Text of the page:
Trials related to citizens personal and democratic rights nearly doubled to 7,500. Such cases could be applied to those who spread information that “tarnishes” China’s ethnic harmony, Dui Hua said, citing challenges to government bans on beard, veils and religious observance as examples.

Disturbing

Xinjiang’s capital of Urumqi has banned the wearing of veils. Other cities in the region have placed restrictions on Islamic dress. Xinjiang’s Turkic speaking Uighurs are mostly followers of the moderate Sunni Muslim sect.

Over the past year, the Chinese government has tried to shape its narrative In Xinjiang as one that targets extremism and not the ethnic group in particular, but concerns about its policies and approach persist.

On Wednesday, a United Nations rights investigator criticized China’s crackdown in Xinjiang, highlighting concerns about what he called “disturbing” stories of harassment and intimidation.

Speaking with reporters in Geneva on Wednesday, Heiner Bieledfeldt, special rapporteur on freedom of religion and belief said China’s actions in Xinjiang were a “major problem.”

Bieledfeldt said that he had “heard very disturbing stories about harassment, for instance, intimidation during Ramadan - children in schools were expected to break their fasting on Ramadan."

He also said that his office has seen no progress in their request to conduct an official visit to China. The last time that was agreed to was in 2004.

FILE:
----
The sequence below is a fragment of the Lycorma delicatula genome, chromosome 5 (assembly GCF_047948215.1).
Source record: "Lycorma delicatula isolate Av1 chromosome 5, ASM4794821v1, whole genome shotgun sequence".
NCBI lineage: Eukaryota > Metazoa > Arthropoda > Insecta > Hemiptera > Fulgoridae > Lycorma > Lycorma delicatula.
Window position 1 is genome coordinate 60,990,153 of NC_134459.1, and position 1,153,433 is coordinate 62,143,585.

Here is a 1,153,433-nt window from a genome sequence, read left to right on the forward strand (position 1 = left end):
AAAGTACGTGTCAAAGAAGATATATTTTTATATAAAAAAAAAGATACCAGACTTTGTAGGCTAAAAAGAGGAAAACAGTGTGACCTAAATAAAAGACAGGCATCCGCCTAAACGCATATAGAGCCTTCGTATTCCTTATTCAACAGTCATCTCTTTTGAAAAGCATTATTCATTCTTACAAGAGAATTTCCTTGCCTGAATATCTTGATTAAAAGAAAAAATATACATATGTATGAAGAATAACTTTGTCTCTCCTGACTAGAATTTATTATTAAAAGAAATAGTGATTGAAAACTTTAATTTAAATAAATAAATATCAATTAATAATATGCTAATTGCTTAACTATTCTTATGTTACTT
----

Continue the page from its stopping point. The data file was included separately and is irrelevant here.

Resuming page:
Transparent, open

Still, China’s top communist party official in Xinjiang, Zhang Chunxian, told reporters earlier this week that the region is taking an open and transparent approach and called for patience when details in relation to cases were slow to be released.

Reporters are allowed to visit Xinjiang, but in the wake of attacks or unrest that the government quickly labels as acts of terrorism, journalists are routinely intimidated, followed and some times detained, making it almost impossible to get independent accounts in the wake of violent incidents.

There is also the problem of Chinese courts’ nearly 100 percent conviction rate. Officials say they are working to address the issue and there is a growing push to review past cases and make amends in a country where confessions extracted through torture are a concern.

In 2013, the Supreme People’s Court said that judges must rule out confessions extracted through torture, but the problem has not gone away.

In his remarks on Thursday, China’s top judge Zhou Qiang cited one miscarriage of justice that was recently overturned, the case of an 18-year old who was convicted and sentenced to death only to be confirmed innocent years later after the execution was carried out.

Zhou said in 2014, China’s courts reheard more than 1,300 cases and corrected a number of wrongful ones.

"With regard to miscarriages of justice, we deeply reprove ourselves and demand that courts at all levels draw profound lessons, and further strengthen the effective prevention of unjust and false cases and timely correction mechanisms,” he said.